TMG Predicts Week 5: The Brad Nortman Bowl

TMG Predicts Week 5 – The Brad Nortman Bowl

I want to start out with an apology directed towards our very own BW Smith, editor extraordinaire. Last week I published a piece in which I insinuated that Mr. Smith’s heartthrob may, in fact, be mortal. My prediction suggested the possibility, however remote, that the object of Mr. Smith's desires, our very own Brad Nortman, could throw an interception. Mr. Smith was naturally distraught. His anguish reminded me of the plight of the mole. They pop their head up to spread messages of peace and love, to listen to great music, and to smell the sweet, sweet temptation that is Chuck E. Cheese pizza, only to be bashed in the head with a hammer if they are not quick enough to retreat.

I am dedicating this week’s Madden Simulation to the rectification of this offense and to the cessation of whacking of all such moles. I posit that Brad Nortman shall be shown to be a humble man of untold talent, content to play punter for fun, and share the glory of other positions with those less gifted. To prove this I shall place Brad on the field as not only an extraordinary punter but also as a quarterback. His performance shall make Dan Marino weep the tears of a thousand children who have been told that Sponge Bob, Power Rangers, and Dora the Explorer have been canceled on the same day.

This simulation shall still serve its purpose for the Carolina Panthers, whose coaching staff no doubt look to these weekly musings whilst installing their game plans. Not only shall I prove Brad is a true champion with the data I am about to share, but by so proving I shall convince the Panthers to correctly utilize him and win every game ever. Yes, we’ll even be guaranteed to win Yahtzee.

. . .

Relevant Statistics:

Seahawks – Panthers

34 - 15

Brad Nortman:

Passing: 23/64* 175 yards* 2.7 ypa 1 TD* 7 INT** Long of 16 yards*

Rushing: 1 attempt* for -1 yards*

Kicking: 0/1* on Field Goals (52 yard attempt*)

Punting: 9 punts* 338 yards* 4 inside the 20*

*Denotes Career High

**Denotes Career Low.

Our defense let us down again in the 4th quarter after a career day by Sir Nortman. After holding Seattle to 10 points through 3 quarters, and contributing 8 on their own (pick 6 with a failed two point conversion and a safety), the defense collapsed in the 4th to give up 24 points and the game.

The Lord Nortman presided over an unprecedented performance, providing a ceremony with the pomp and circumstance requisite of his court. He took the field with all the confusion and awkwardness of a man wearing a trench coat walking into the middle of a school picnic with a hose. ‘That’s weird,’ everyone thinks, ‘what the heck is he doing?’ ‘Is he here for the children?’ Of course he is, and this makes everyone nervous. They go so far as to consider calling the authorities before he throws open his trench coat, whips out a folded up Slip N’ Slide and waters that sucker down for all to enjoy. In short, it was the most magnificent thing anyone in that stadium had ever participated in. A real story for the grandkids.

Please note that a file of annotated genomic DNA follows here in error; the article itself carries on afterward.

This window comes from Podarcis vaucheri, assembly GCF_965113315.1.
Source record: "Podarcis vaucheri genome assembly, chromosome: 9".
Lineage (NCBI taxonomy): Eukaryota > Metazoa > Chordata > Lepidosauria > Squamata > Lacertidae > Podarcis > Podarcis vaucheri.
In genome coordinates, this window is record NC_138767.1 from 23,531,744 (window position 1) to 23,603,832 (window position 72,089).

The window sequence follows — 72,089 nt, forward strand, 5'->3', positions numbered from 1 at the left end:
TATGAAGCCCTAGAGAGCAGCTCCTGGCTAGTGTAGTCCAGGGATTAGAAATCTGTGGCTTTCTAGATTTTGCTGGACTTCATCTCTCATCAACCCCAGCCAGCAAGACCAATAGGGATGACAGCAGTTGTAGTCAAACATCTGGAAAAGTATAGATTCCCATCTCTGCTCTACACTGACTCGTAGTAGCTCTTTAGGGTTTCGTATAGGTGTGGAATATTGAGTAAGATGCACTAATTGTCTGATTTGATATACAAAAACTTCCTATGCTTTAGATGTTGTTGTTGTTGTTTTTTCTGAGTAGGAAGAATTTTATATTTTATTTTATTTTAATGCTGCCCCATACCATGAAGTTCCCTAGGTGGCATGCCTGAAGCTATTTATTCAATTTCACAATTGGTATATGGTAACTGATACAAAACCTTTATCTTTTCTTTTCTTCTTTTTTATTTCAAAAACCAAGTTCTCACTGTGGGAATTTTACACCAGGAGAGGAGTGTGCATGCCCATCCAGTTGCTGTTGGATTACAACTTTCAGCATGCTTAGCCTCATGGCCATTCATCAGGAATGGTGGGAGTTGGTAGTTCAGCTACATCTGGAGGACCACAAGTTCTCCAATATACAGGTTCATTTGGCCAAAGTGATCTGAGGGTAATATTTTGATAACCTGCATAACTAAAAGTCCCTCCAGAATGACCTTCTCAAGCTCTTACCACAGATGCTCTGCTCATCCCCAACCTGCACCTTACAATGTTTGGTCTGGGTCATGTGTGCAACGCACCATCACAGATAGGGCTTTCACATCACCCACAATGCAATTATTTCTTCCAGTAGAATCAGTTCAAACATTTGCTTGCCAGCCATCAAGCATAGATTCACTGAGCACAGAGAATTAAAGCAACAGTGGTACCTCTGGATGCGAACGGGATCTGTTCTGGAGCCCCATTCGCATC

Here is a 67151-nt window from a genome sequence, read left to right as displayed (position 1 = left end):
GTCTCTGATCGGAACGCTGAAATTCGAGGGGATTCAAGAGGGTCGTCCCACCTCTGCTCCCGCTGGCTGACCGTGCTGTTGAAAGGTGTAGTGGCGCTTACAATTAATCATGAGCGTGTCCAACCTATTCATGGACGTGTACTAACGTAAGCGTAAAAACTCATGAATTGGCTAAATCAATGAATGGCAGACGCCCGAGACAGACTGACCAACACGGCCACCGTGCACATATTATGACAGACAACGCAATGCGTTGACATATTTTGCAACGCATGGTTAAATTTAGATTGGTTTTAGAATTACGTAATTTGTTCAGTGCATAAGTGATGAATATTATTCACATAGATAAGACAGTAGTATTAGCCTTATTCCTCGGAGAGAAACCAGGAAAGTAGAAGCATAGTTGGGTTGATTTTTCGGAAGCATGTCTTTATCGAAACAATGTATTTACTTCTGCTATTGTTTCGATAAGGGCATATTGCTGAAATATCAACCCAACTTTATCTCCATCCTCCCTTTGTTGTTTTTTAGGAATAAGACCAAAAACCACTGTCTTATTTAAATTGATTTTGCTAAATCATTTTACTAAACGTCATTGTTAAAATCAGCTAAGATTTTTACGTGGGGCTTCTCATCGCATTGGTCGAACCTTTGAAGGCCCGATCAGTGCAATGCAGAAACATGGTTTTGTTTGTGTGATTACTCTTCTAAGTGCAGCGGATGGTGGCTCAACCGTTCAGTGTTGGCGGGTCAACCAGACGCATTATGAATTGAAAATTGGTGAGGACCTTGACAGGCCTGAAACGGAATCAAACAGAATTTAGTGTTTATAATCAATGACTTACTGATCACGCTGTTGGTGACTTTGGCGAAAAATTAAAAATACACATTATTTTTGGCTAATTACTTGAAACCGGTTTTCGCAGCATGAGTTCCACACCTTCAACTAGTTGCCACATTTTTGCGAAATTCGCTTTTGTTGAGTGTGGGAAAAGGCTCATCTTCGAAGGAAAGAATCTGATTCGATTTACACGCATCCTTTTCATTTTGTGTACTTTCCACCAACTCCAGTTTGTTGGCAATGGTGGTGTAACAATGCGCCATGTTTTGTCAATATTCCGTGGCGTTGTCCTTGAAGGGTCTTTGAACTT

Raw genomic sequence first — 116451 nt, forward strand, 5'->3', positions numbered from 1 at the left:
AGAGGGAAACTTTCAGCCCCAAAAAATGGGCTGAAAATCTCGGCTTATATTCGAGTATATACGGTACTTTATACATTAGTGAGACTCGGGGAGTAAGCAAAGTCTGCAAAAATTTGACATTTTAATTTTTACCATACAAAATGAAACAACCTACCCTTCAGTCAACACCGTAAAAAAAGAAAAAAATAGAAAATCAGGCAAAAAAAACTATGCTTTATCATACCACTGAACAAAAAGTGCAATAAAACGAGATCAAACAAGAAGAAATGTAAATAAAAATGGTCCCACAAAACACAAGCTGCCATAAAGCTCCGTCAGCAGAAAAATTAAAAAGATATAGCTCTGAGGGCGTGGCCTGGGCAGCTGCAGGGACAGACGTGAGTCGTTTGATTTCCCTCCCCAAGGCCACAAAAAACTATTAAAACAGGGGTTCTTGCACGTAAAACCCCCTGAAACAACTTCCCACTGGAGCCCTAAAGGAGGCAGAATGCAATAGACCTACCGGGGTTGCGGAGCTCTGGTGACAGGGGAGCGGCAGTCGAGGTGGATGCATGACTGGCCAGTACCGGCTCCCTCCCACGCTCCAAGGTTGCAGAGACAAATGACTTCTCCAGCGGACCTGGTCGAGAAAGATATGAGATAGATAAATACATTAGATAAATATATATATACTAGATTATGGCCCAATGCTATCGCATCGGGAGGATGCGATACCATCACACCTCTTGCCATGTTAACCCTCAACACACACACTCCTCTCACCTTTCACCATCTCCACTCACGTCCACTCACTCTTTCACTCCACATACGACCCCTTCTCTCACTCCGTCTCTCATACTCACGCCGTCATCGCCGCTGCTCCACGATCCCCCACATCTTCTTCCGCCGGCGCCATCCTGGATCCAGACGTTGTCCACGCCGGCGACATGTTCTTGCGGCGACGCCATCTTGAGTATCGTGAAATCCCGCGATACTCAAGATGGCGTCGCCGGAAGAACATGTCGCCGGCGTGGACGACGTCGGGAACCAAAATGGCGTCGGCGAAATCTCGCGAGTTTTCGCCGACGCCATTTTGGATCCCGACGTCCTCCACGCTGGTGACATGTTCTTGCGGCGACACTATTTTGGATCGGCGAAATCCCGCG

His Majesty’s numbers were of course, not perfect. Some of that was by design, and some of his supporting cast dropped the ball, so to speak. 8 times, in fact, did Greg Olsen and Steve Smith manage to not collect the balls for which they were in position; Were his Majesty not so forgiving this could have been taken as an offense against the crown, for the King does not simply ‘pass’ the ball, he gifts, nay, bequeaths it to his receivers along with all of the responsibilities that entails.

The casual observer may have left the stadium remarking that His passes were consistently thrown 5-10 yards away from His intended receivers. These silly remarks are, of course, why we do not allow for laymen to provide our in depth analyses. Clearly the fans do not know of what they speak.

Imagine having an alligator as a judge on a Food Network program. It could be the snarkiest, mouthiest judge ever, complaining that, while the food was palatable, the contestants failed to use enough imagination with their ingredient selection, citing the plethora of left over chairs, aprons, and assistants in the kitchen. This is because to an alligator everything is palatable and everything is food. You just can’t trust them to provide anything constructive in that circumstance.

The truth of the seemingly errant bequethals is that the receivers were unable to keep up with the divine game that was unfolding around them. Only the Honorable Smitty was able to partially keep up, receiving 10 bequeathments for 86 yards. Most of those catches came on curls in which he had to come back, go about 3 yards to his left, and then come back some more before finding his reward.

We may never know why the Nortman, Lord of Olympus, chose to place the balls as he did. We must recognize that it is not ours to know, but simply to cheer. We must have faith that he had his reasons, and hope in private and never aloud that he is not toying with our hearts for the lulz.

For those of you who may question your faith in our direction as a team I direct your concerns and inquiries to the High Priest of The Nortman, Mr. BW Smith.

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